Eating well has been made to seem so complicated. Everyday there is a new magic diet — Non-fat! Low-carb! Eat-for-your-blood-type! Beyond the excess of information, so much of it is conflicting that it’s hard to know whom to listen to. Eat whole grains! Wait. Don’t eat grains! Eat to Win! Never mind. Eat to Lose!
When I was studying nutrition, I listened to lectures from the top nutritionists, doctors and best-selling diet gurus. They were all peddling their signature diets, each different from the next, but supposedly validated by much research and professional support. Who was right? One thing they all agreed on is that what we eat matters. A lot. In the end, I came out with my own easy-to-understand and I think, logical, ideas of what makes the right diet.
Let’s start with what not to eat: There is one diet that has undergone the most extensive study out there with the largest test sample of a couple hundred million people. This diet has been proven over and over again to be the exemplary diet of what doesn’t work. This would be the Standard America Diet (ironically S.A.D., for short). The food that most of our population relies on is processed, refined, nutritionally-deficient and works against our bodies’ natural functions. Over time, this diet has proven to cause an increase in many preventable diseases and our reliance on prescription drugs.
So how do we get back to the basics of eating well? It’s actually much easier than you think. There are a few basic dietary principles that are common to all the top diets and eating plans.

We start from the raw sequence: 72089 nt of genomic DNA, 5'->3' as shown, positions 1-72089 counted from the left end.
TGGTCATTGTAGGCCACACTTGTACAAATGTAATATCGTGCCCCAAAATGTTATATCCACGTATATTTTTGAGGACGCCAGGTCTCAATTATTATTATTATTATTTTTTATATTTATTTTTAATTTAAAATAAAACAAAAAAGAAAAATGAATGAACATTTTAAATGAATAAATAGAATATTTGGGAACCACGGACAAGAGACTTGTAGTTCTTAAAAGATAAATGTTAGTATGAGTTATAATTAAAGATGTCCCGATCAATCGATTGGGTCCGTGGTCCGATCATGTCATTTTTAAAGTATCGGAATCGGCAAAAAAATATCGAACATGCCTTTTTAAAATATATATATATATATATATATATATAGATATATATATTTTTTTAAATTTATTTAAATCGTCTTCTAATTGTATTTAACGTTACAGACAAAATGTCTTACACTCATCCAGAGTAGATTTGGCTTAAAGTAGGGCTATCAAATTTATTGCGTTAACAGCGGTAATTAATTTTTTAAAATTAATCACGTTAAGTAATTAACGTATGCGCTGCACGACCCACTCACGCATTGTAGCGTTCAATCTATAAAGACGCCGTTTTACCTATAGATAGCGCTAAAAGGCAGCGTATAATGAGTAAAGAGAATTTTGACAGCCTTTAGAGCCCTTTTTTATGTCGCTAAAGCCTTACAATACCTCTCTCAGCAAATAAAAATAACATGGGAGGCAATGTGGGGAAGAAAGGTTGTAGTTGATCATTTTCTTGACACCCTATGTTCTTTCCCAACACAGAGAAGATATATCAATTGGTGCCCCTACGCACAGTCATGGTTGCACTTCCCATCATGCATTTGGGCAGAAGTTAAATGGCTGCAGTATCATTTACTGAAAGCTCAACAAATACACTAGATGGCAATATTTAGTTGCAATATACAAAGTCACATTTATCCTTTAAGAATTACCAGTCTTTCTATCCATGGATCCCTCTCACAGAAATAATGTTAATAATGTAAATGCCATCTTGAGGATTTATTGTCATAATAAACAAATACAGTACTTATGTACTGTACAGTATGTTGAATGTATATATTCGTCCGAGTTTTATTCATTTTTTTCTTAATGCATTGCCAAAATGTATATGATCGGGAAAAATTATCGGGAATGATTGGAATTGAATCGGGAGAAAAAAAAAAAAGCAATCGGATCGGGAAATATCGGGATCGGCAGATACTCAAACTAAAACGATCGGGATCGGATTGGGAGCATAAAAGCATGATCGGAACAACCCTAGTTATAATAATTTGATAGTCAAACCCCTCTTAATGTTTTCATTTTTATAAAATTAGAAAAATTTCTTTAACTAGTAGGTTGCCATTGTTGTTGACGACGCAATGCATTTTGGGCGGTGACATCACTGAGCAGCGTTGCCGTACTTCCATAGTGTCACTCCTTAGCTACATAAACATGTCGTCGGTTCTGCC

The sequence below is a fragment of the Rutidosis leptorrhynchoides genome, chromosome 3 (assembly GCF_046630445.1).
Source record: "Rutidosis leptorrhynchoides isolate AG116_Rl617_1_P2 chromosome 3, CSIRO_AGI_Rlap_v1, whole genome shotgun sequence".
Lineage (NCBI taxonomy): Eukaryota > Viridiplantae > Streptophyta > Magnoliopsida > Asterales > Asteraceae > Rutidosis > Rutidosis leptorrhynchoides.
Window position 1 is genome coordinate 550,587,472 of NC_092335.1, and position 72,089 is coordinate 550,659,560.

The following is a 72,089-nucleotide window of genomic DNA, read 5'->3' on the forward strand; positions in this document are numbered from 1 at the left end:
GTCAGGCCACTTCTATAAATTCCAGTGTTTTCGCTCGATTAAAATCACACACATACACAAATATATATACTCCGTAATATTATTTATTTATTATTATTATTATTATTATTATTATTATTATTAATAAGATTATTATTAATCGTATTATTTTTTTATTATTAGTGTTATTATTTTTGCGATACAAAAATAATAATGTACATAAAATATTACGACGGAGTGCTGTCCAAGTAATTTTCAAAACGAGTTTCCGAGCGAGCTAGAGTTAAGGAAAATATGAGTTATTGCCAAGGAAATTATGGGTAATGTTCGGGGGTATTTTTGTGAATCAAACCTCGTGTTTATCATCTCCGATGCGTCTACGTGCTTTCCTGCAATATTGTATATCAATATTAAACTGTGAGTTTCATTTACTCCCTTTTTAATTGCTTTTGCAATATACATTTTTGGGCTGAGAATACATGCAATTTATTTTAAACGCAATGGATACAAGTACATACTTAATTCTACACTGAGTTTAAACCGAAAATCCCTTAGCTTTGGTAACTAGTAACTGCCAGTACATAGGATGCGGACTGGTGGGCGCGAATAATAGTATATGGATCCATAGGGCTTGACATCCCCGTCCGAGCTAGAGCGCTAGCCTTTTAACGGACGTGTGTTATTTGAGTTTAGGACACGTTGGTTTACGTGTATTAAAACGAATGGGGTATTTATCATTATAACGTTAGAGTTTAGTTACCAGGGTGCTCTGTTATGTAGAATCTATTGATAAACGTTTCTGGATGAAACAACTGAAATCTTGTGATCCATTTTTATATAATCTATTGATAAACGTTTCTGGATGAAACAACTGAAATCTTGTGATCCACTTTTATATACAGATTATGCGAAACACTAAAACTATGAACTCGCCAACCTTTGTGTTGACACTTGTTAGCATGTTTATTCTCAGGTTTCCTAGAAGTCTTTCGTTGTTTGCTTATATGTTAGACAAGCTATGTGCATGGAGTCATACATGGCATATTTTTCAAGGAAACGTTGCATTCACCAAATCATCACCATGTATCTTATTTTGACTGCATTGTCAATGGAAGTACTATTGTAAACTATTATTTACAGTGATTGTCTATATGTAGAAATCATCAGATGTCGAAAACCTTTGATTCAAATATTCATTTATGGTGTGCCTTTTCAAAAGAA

- Listen to your body – This is the most important nutrition advice you can adhere to. No one can really tell you what to eat because we are all highly unique individuals and there is no “one size fits all” diet like most fads would have you believe. Your body communicates with you when you are eating appropriately or not. You just need to listen.
- Focus on natural, whole, unprocessed, unrefined foods — foods that are closer to the source contain more vitality and nutrients than those that are processed and refined and are more recognizable to our bodies.
- Variety – every food is a combination of many different nutrients and it’s best to eat as many different kinds as possible to prevent deficiencies.
- Balance and Moderation – these are two very controversial words which mean different things to different people. Not overeating, especially sugars, fats, protein, salt and chemicals is a good place to start. By the same token, it is too stressful to try to eat perfectly 100% of the time. It’s what you eat most of the time that really matters.
- Eating Seasonally and Locally – We are part of Nature and will feel more balanced and vital when we are in tune with Nature’s cycles. Eating seasonally is almost always more economical and gives us the appropriate foods for the time of year. Locally grown produce is usually higher in nutrients and carries a smaller environmental footprint than food shipped from thousands of miles away.
- Organic – not only has organically grown food been shown to contain more nutrients than non-organic, but it also doesn’t pollute the earth the same way. Look for organic butter, animal meats, dairy and produce’s Dirty Dozen.
It’s important to develop a way of eating over time that is maintainable for the long-term, not just to lose a few pounds and then return to our old habits. At the end of the day, we need to think about how we want to feel – energetic, positive, creative, productive, happy, beautiful. The good news is choosing the right foods can help support who you want to be.
Pamela Salzman is a certified holistic health counselor. She shares her approach to nutrition through her natural foods cooking classes and website, a resource for her healthful, family-friendly recipes and nutrition tips. She was recently profiled in Elle Magazine.